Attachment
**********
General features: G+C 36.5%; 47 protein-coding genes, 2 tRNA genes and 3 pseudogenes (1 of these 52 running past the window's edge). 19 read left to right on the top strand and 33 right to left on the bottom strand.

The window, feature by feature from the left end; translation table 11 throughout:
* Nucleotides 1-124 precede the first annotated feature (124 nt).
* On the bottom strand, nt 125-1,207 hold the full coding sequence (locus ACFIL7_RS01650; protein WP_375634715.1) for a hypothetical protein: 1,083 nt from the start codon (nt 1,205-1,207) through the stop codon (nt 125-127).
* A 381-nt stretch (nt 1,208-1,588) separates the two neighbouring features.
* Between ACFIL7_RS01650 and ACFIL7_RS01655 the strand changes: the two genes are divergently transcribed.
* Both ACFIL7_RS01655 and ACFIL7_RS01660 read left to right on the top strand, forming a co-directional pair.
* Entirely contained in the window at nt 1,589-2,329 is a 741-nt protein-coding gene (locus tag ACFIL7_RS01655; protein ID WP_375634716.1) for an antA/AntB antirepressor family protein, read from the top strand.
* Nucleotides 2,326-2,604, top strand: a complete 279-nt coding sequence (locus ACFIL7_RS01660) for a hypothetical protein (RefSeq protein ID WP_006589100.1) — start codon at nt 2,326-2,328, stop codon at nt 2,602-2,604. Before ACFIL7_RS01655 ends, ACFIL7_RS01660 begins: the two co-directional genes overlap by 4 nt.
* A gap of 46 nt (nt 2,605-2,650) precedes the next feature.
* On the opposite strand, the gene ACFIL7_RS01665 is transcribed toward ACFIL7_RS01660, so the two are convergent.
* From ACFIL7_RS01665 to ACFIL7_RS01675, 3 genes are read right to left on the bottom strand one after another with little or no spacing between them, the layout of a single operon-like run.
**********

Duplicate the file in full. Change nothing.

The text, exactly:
General features: G+C 36.5%; 47 protein-coding genes, 2 tRNA genes and 3 pseudogenes (1 of these 52 running past the window's edge). 19 read left to right on the top strand and 33 right to left on the bottom strand.

The window, feature by feature from the left end; translation table 11 throughout:
* Nucleotides 1-124 precede the first annotated feature (124 nt).
* On the bottom strand, nt 125-1,207 hold the full coding sequence (locus ACFIL7_RS01650; protein WP_375634715.1) for a hypothetical protein: 1,083 nt from the start codon (nt 1,205-1,207) through the stop codon (nt 125-127).
* A 381-nt stretch (nt 1,208-1,588) separates the two neighbouring features.
* Between ACFIL7_RS01650 and ACFIL7_RS01655 the strand changes: the two genes are divergently transcribed.
* Both ACFIL7_RS01655 and ACFIL7_RS01660 read left to right on the top strand, forming a co-directional pair.
* Entirely contained in the window at nt 1,589-2,329 is a 741-nt protein-coding gene (locus tag ACFIL7_RS01655; protein ID WP_375634716.1) for an antA/AntB antirepressor family protein, read from the top strand.
* Nucleotides 2,326-2,604, top strand: a complete 279-nt coding sequence (locus ACFIL7_RS01660) for a hypothetical protein (RefSeq protein ID WP_006589100.1) — start codon at nt 2,326-2,328, stop codon at nt 2,602-2,604. Before ACFIL7_RS01655 ends, ACFIL7_RS01660 begins: the two co-directional genes overlap by 4 nt.
* A gap of 46 nt (nt 2,605-2,650) precedes the next feature.
* On the opposite strand, the gene ACFIL7_RS01665 is transcribed toward ACFIL7_RS01660, so the two are convergent.
* From ACFIL7_RS01665 to ACFIL7_RS01675, 3 genes are read right to left on the bottom strand one after another with little or no spacing between them, the layout of a single operon-like run.